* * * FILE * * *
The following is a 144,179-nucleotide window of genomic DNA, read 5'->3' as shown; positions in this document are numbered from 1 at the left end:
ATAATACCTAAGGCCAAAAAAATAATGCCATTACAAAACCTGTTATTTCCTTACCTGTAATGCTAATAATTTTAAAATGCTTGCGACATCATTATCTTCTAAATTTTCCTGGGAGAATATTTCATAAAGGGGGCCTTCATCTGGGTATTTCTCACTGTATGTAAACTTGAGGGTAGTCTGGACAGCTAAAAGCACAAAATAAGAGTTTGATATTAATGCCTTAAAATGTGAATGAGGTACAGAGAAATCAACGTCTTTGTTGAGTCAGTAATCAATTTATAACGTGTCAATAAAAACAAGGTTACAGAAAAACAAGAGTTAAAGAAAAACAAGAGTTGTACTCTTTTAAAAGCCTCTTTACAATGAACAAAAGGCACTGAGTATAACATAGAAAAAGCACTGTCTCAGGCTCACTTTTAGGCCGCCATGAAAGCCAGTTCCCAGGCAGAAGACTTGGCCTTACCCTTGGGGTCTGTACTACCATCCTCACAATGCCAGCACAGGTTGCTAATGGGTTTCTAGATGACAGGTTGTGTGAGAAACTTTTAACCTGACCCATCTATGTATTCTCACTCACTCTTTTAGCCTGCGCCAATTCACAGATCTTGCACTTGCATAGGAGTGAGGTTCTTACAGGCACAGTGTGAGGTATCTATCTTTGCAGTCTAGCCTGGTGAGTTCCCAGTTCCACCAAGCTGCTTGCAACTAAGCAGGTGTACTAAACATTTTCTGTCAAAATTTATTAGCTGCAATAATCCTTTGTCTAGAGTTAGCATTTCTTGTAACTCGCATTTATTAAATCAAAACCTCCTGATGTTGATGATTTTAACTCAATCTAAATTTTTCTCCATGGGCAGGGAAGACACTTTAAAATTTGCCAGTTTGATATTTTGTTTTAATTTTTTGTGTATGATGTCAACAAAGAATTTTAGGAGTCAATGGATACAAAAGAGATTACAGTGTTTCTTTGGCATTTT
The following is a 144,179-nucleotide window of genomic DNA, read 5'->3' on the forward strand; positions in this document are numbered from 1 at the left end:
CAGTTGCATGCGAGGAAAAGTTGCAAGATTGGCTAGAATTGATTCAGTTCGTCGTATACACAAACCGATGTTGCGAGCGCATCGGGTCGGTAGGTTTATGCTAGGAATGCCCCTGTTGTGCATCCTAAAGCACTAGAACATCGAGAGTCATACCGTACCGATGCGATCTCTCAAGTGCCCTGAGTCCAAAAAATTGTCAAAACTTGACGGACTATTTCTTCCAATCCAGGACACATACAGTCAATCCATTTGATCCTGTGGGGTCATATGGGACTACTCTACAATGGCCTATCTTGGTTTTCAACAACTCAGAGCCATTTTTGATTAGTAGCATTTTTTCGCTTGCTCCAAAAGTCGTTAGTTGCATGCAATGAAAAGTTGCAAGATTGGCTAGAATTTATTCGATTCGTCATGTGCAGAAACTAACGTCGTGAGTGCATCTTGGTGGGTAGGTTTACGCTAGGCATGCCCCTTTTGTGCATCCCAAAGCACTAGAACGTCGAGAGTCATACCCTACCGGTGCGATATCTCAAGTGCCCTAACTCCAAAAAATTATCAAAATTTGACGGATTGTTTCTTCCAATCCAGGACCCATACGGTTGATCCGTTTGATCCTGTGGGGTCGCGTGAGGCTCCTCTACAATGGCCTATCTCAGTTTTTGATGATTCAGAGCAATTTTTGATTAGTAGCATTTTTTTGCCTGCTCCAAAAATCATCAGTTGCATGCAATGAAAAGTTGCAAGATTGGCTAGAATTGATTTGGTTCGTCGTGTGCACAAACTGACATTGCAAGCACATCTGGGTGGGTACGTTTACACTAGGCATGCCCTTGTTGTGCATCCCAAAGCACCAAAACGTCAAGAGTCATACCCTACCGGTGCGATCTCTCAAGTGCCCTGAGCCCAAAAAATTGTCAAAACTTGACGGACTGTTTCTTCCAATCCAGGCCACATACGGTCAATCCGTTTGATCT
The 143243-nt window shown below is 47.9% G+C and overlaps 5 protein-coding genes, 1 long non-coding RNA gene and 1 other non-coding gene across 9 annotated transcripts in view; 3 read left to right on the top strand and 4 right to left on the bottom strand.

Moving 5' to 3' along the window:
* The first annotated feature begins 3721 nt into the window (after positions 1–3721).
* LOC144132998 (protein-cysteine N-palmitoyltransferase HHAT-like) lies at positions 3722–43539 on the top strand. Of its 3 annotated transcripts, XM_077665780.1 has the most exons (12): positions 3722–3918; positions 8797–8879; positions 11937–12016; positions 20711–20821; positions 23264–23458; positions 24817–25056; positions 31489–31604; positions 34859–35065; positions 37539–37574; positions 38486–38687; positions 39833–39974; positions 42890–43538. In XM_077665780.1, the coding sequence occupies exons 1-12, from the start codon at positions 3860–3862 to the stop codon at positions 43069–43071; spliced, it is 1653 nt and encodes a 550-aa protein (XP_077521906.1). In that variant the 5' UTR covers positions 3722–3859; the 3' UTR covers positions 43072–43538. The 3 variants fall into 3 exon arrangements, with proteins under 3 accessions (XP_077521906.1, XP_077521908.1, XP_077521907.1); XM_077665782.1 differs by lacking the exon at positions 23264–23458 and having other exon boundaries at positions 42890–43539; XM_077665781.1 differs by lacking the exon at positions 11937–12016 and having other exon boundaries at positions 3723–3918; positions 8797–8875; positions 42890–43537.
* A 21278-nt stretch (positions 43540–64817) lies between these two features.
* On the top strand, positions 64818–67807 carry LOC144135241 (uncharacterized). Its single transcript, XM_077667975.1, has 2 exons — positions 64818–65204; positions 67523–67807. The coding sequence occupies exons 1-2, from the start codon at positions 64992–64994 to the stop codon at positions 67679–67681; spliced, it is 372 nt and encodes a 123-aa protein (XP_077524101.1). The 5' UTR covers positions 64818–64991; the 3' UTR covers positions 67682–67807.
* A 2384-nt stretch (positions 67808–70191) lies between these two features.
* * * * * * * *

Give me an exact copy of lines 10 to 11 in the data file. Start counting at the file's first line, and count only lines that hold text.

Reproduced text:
* On the top strand, positions 64818–67807 carry LOC144135241 (uncharacterized). Its single transcript, XM_077667975.1, has 2 exons — positions 64818–65204; positions 67523–67807. The coding sequence occupies exons 1-2, from the start codon at positions 64992–64994 to the stop codon at positions 67679–67681; spliced, it is 372 nt and encodes a 123-aa protein (XP_077524101.1). The 5' UTR covers positions 64818–64991; the 3' UTR covers positions 67682–67807.
* A 2384-nt stretch (positions 67808–70191) lies between these two features.